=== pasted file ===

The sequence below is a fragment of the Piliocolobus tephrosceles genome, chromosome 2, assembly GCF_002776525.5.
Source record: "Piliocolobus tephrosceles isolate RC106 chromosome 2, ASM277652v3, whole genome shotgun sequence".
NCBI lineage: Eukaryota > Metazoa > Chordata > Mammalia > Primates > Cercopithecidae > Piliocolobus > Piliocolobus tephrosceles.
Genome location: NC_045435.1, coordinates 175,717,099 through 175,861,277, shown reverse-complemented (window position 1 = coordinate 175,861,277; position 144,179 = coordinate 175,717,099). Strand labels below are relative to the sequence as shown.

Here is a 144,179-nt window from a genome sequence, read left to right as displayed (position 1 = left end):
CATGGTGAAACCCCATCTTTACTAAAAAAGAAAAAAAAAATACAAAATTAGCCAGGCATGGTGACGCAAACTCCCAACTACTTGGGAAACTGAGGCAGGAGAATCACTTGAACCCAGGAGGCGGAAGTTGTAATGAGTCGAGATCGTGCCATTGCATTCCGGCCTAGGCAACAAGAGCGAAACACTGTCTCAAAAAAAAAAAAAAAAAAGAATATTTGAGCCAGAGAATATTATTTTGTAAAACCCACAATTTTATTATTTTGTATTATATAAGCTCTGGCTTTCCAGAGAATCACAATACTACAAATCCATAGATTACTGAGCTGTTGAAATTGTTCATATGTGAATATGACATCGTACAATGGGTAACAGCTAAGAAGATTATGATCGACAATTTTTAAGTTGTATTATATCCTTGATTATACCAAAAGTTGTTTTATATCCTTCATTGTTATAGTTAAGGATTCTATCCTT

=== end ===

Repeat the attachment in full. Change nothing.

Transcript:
The sequence below is a fragment of the Piliocolobus tephrosceles genome, chromosome 2, assembly GCF_002776525.5.
Source record: "Piliocolobus tephrosceles isolate RC106 chromosome 2, ASM277652v3, whole genome shotgun sequence".
NCBI lineage: Eukaryota > Metazoa > Chordata > Mammalia > Primates > Cercopithecidae > Piliocolobus > Piliocolobus tephrosceles.
Genome location: NC_045435.1, coordinates 175,717,099 through 175,861,277, shown reverse-complemented (window position 1 = coordinate 175,861,277; position 144,179 = coordinate 175,717,099). Strand labels below are relative to the sequence as shown.

Here is a 144,179-nt window from a genome sequence, read left to right as displayed (position 1 = left end):
CATGGTGAAACCCCATCTTTACTAAAAAAGAAAAAAAAAATACAAAATTAGCCAGGCATGGTGACGCAAACTCCCAACTACTTGGGAAACTGAGGCAGGAGAATCACTTGAACCCAGGAGGCGGAAGTTGTAATGAGTCGAGATCGTGCCATTGCATTCCGGCCTAGGCAACAAGAGCGAAACACTGTCTCAAAAAAAAAAAAAAAAAAGAATATTTGAGCCAGAGAATATTATTTTGTAAAACCCACAATTTTATTATTTTGTATTATATAAGCTCTGGCTTTCCAGAGAATCACAATACTACAAATCCATAGATTACTGAGCTGTTGAAATTGTTCATATGTGAATATGACATCGTACAATGGGTAACAGCTAAGAAGATTATGATCGACAATTTTTAAGTTGTATTATATCCTTGATTATACCAAAAGTTGTTTTATATCCTTCATTGTTATAGTTAAGGATTCTATCCTT